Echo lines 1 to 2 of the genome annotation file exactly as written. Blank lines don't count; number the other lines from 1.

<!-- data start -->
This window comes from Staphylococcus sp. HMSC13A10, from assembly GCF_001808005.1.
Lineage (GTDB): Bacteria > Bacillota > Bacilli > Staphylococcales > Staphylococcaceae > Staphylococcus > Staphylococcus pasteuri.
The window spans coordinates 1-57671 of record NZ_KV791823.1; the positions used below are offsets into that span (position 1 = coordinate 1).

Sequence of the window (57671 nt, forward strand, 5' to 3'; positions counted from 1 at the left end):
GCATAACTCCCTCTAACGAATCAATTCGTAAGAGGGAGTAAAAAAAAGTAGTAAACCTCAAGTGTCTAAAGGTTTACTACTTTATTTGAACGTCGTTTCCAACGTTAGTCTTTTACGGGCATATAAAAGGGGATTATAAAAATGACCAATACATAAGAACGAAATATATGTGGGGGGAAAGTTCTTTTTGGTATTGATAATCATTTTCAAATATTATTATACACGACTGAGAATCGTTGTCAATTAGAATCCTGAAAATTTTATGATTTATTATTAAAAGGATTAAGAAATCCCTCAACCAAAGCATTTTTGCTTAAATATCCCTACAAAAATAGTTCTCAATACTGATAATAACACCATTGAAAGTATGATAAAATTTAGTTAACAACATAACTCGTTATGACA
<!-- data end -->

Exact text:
This window comes from Staphylococcus sp. HMSC13A10, from assembly GCF_001808005.1.
Lineage (GTDB): Bacteria > Bacillota > Bacilli > Staphylococcales > Staphylococcaceae > Staphylococcus > Staphylococcus pasteuri.